What Russian scientists know about the cure for cancer

Scientists hope to bring the new drug to clinical trials in two years’ time. Source: ITAR-TASS

Scientists hope to bring the new drug to clinical trials in two years’ time. Source: ITAR-TASS

Dozens of laboratories in Russia are working on various cancer treatments, and each one has its own secrets. RBTH asks Russian scientists about the latest advances and the current situation on the market for cancer drugs.

“Essentially, we synthesize new chemicals," said Anatoly Baryshnikov, head of the Institute of Experimental Diagnostics and Cancer Treatment. “We then study their ability to fight cancer, and turn them into usable drugs. One of the promising areas at the moment is chemicals derived from plants. They have a different mechanism of anti-cancer activity, and they are less toxic."

This promising new research is conducted at the institute's transgenic pharmaceuticals laboratory. The special plants grown in the lab produce “human” proteins that can fight cancer. This new drug is not expected to become a universal cure - but it does promise several key advantages over the existing treatments.

“This is our greenhouse,” said Ekaterina Kosobokova, one of the researchers working at the lab, as we walk into a small room full of plastic pots with little seedlings.

“This is Australian tobacco, which grows in the wild. It is similar to the tobacco plant which is used to make cigarettes," Kosobokova explained. “These are not genetically modified plants, which everyone is so afraid of. But they produce antibodies to the HER2 cancer protein. We are talking about chemicals that fight some types of cancer. These antibodies are already used in a cancer drug called Herceptin, which is very expensive. There are no locally-made versions of that drug on the Russian market. We hope that these plants will help us to produce a much cheaper version of the same chemical, which may also have other important advantages."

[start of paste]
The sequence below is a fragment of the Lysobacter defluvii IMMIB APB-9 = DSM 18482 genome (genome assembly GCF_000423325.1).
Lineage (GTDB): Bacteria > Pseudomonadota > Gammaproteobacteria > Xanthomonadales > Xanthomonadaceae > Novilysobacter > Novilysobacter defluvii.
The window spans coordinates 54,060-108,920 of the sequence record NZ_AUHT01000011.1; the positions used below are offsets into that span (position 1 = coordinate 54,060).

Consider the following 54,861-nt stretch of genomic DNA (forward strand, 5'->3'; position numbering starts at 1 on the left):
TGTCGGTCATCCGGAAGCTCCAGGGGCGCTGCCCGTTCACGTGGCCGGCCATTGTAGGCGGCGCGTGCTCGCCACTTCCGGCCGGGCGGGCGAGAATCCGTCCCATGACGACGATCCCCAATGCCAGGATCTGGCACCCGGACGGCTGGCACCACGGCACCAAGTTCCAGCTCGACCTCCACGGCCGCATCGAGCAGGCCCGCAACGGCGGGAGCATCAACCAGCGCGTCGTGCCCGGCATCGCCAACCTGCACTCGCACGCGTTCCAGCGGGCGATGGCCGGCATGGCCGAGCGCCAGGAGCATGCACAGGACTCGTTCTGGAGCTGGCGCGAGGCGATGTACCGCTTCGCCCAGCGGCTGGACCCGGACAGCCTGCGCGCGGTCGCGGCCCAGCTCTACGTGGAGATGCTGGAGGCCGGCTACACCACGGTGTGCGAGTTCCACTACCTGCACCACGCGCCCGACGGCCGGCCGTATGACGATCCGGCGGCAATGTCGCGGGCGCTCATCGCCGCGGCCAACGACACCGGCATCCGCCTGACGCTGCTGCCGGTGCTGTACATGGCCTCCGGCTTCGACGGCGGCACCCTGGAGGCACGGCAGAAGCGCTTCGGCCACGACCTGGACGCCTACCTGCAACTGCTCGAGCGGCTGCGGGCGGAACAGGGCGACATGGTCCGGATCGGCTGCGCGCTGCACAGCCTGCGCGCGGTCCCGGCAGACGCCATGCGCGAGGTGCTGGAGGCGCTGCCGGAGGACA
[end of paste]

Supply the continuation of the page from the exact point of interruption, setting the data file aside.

Scientists first create specially modified bacteria whose genetic makeup forces the tobacco plant’s leaves to produce the anti-cancer protein. The leaves infiltrated by these bacteria are no different from all the others. The only distinctive thing about them is the tiny circles left by the jet injector that was used to plant the bacteria. The leaves are then harvested, and the protein they produce is purified from the biomass.

“Similar research is under way in Germany,” Kosobokova said. “There are some companies in the United States that are on the verge of launching these new drugs. But so far, there are no actual drugs of this type on the market."

The Russian lab hopes to bring its new drug to clinical trials in two years’ time. Its antibodies have already proved effective against breast and ovarian cancer.

“There are many different kinds of cancer,” says Vyacheslav Kosorukov, the head of the laboratory. “All the available treatments can do is increase the percentage of people who survive the specific kind of cancer any particular drug is effective against.”

“I believe in our scientists," said Sergey Strazhev, head of the No. 3 Cancer Clinic in Moscow. “I believe in their skill, their inventiveness and ingenuity. I have been working for a long time, I've seen many patients. There are those who get major side effects from Russian-made drugs, and there are also those who have the same kind of reaction to imported medicines. It all depends on the specific case; Russian-made drugs can be just as good."